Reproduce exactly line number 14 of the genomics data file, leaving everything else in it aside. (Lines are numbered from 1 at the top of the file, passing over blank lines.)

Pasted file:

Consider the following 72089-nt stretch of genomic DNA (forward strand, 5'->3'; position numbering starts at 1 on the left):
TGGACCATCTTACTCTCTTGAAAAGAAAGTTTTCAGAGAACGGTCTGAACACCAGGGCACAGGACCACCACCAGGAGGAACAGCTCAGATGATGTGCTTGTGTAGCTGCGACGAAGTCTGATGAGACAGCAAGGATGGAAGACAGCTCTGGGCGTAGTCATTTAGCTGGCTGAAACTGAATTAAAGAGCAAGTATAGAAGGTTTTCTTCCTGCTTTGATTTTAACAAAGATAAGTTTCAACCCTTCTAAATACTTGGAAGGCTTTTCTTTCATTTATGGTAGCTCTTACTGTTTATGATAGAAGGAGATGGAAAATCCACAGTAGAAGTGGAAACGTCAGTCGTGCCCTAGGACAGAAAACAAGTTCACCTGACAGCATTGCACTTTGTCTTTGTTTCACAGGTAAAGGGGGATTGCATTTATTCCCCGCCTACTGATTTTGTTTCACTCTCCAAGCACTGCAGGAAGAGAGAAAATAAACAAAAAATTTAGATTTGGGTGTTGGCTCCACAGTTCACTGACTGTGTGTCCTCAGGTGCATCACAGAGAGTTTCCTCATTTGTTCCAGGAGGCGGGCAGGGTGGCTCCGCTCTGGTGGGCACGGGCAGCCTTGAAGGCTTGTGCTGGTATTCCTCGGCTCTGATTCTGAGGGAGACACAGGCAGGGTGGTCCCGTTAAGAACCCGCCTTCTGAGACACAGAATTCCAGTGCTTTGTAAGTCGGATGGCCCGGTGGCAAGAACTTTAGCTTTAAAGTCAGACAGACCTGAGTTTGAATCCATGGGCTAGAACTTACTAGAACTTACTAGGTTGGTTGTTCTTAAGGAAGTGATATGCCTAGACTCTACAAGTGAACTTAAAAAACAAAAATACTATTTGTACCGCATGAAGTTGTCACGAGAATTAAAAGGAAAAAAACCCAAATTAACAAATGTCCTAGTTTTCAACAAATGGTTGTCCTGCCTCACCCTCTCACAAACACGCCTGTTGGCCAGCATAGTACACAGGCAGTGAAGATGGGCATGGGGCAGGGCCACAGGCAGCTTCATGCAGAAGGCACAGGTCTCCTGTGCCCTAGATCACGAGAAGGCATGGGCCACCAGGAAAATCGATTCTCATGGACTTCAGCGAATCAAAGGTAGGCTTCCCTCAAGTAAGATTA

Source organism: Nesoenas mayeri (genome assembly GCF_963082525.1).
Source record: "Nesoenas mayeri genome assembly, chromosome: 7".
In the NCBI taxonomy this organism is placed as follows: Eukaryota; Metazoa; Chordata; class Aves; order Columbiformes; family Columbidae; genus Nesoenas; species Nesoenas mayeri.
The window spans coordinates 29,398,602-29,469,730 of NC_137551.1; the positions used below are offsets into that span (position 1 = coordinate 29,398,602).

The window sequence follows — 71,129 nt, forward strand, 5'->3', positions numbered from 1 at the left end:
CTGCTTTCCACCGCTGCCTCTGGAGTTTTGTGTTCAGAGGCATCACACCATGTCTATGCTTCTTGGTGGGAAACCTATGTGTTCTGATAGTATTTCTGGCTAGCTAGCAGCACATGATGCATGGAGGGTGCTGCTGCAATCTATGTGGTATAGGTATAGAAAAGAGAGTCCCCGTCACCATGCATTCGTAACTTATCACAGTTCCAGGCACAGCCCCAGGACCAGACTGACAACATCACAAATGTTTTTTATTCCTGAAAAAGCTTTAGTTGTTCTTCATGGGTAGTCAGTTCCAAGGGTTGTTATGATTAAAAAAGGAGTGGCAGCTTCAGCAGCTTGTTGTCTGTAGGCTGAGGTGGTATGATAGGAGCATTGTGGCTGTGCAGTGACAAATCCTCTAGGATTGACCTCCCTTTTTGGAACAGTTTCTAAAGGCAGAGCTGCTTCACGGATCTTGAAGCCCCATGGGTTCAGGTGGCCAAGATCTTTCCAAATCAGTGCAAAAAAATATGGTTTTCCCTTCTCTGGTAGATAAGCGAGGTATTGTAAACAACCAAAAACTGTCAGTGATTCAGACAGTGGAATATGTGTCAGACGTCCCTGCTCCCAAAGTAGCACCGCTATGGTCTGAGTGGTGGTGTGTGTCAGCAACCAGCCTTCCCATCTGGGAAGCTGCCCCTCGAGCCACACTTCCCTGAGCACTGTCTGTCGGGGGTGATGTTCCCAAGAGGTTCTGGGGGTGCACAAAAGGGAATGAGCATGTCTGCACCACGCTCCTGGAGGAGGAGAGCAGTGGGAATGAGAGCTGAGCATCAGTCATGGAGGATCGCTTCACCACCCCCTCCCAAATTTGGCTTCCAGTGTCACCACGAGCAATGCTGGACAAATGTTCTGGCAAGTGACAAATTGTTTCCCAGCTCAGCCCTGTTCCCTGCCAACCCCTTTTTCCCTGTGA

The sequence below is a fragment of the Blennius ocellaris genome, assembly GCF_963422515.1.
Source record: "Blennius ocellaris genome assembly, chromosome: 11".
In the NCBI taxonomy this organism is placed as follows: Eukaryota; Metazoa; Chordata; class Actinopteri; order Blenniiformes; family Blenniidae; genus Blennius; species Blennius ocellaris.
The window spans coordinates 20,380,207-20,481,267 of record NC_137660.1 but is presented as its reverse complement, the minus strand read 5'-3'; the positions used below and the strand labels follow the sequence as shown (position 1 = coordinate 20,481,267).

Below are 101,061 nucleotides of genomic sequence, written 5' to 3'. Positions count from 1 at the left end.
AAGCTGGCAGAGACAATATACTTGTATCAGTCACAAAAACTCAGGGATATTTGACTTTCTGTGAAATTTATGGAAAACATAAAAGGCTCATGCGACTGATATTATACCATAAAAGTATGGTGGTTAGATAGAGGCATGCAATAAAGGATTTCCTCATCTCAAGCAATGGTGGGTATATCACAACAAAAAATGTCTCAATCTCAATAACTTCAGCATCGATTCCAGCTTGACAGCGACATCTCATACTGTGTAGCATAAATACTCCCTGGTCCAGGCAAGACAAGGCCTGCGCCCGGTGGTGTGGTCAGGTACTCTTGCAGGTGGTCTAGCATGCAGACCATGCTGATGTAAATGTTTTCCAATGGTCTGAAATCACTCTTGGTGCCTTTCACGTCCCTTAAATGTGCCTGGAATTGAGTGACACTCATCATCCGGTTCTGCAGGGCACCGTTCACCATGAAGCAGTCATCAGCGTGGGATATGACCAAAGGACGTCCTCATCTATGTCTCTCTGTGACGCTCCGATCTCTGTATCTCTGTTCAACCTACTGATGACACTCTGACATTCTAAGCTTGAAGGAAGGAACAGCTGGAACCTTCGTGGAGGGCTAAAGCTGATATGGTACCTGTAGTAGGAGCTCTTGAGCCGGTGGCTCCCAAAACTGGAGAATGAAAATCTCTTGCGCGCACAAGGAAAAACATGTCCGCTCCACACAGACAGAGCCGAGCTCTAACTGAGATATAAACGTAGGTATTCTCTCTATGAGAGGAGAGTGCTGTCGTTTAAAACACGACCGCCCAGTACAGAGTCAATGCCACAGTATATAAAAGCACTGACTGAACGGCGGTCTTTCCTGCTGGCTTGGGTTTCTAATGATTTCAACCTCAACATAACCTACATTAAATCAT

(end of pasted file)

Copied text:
AAGCTGGCAGAGACAATATACTTGTATCAGTCACAAAAACTCAGGGATATTTGACTTTCTGTGAAATTTATGGAAAACATAAAAGGCTCATGCGACTGATATTATACCATAAAAGTATGGTGGTTAGATAGAGGCATGCAATAAAGGATTTCCTCATCTCAAGCAATGGTGGGTATATCACAACAAAAAATGTCTCAATCTCAATAACTTCAGCATCGATTCCAGCTTGACAGCGACATCTCATACTGTGTAGCATAAATACTCCCTGGTCCAGGCAAGACAAGGCCTGCGCCCGGTGGTGTGGTCAGGTACTCTTGCAGGTGGTCTAGCATGCAGACCATGCTGATGTAAATGTTTTCCAATGGTCTGAAATCACTCTTGGTGCCTTTCACGTCCCTTAAATGTGCCTGGAATTGAGTGACACTCATCATCCGGTTCTGCAGGGCACCGTTCACCATGAAGCAGTCATCAGCGTGGGATATGACCAAAGGACGTCCTCATCTATGTCTCTCTGTGACGCTCCGATCTCTGTATCTCTGTTCAACCTACTGATGACACTCTGACATTCTAAGCTTGAAGGAAGGAACAGCTGGAACCTTCGTGGAGGGCTAAAGCTGATATGGTACCTGTAGTAGGAGCTCTTGAGCCGGTGGCTCCCAAAACTGGAGAATGAAAATCTCTTGCGCGCACAAGGAAAAACATGTCCGCTCCACACAGACAGAGCCGAGCTCTAACTGAGATATAAACGTAGGTATTCTCTCTATGAGAGGAGAGTGCTGTCGTTTAAAACACGACCGCCCAGTACAGAGTCAATGCCACAGTATATAAAAGCACTGACTGAACGGCGGTCTTTCCTGCTGGCTTGGGTTTCTAATGATTTCAACCTCAACATAACCTACATTAAATCAT